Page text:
Sex, Lies…and Moxie??


A New Yorker and now Bostonian with family and friends in Maine, I frequently travel to Portland. While a great foodie town – I have a weakness for lobster bisque and lobster rolls – the reason for my journey was for the book signing of Jim Baumer’s Moxie: Maine in a Bottle. The trip ended up being rather amusing for a number of reasons, which became the subject of a post I wrote on the topic titled Moxie, Maine, and Me: A Wicked Short Story. I was inspired to recap this story briefly here given this past weekend was in fact the annual Moxie Festival.

Oh, yes. There’s a festival.

Why so funny, you ask? Well, check out the story and you’ll see why, but I’ll let you know briefly here since otherwise this post makes absolutely no sense in the context of my usual subject matter. And I’m sure I will not be alone in my moxie confusion, either, given a great many SIF readers are not from New England. (Aren’t most of you on that other coast, with all the beautiful people and ripped abs?)

In case you don’t know what the word moxie means, I personally enjoy the brief description here.

What I didn’t know, however, is that Moxie is the official state soft drink of Maine.

There’s so much talk about sugar these days; I haven’t really felt the need to chime in yet. One say soon, perhaps, given there’s confusion that “natural” sweeteners are somehow better for you than sugar. Well, I’ll give you a hint, sugar, whether from cane or sugar beets or a maple tree, is still sugar. There’s some evidence that high-fructose corn syrup may have properties that lead to deleterious metabolic effects, but the simple fact is that most people eat way too much added sugar from all sources, of all kinds: cutting down will improve your health, manage your weight, and reduce your risk of obesity, type 2 diabetes, and heart disease. And soda is a major player in many peoples’ diets, a fact you undoubtedly already know. This is why of course I turn to such beverages as summer berry sun tea for my hydration needs. (Diet soda isn’t great, either, by the way, as it can confuse your body’s satiety signals – a topic for another time.)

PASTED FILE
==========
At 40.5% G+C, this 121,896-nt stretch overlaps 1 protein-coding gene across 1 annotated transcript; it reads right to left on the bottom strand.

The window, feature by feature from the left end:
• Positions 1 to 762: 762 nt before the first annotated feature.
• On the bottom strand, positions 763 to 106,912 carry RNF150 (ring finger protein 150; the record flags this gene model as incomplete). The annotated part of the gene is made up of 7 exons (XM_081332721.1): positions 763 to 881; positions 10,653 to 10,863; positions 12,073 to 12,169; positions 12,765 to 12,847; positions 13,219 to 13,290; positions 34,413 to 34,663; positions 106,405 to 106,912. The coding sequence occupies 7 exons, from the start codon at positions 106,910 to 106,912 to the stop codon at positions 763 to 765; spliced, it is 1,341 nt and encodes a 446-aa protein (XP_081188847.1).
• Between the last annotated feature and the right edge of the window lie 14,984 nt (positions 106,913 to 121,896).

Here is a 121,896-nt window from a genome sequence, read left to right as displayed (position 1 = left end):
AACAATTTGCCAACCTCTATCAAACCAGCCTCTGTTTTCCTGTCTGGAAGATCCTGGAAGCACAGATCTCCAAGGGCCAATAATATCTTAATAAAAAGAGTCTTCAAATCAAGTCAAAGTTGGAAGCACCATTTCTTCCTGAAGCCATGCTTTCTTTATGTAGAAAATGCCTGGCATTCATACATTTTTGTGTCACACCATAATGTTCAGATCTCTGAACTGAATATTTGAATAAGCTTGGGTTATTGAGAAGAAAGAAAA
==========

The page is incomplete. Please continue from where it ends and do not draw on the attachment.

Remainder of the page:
The New York City health department has a great video on just how much sugar there is in soda, which is also posted on my blog alongside the moxie tale. Check out the video and the article. I hope you will be entertained, but also reminded to cut down the sugar in your diet – whatever the source.

A guest blogger on Share It Fitness, Dr. P. K. Newby is a nutrition scientist and educator – and serious cook and foodie – who blogs about food, cooking, health, science, and sustainability at The Nutrition Doctor is In the KitchenTo learn more about Cooking and Eating the P.K. Way, you can follow her on Twitterbecome a fan on Facebook, or check out her food porn on Pinterest. 




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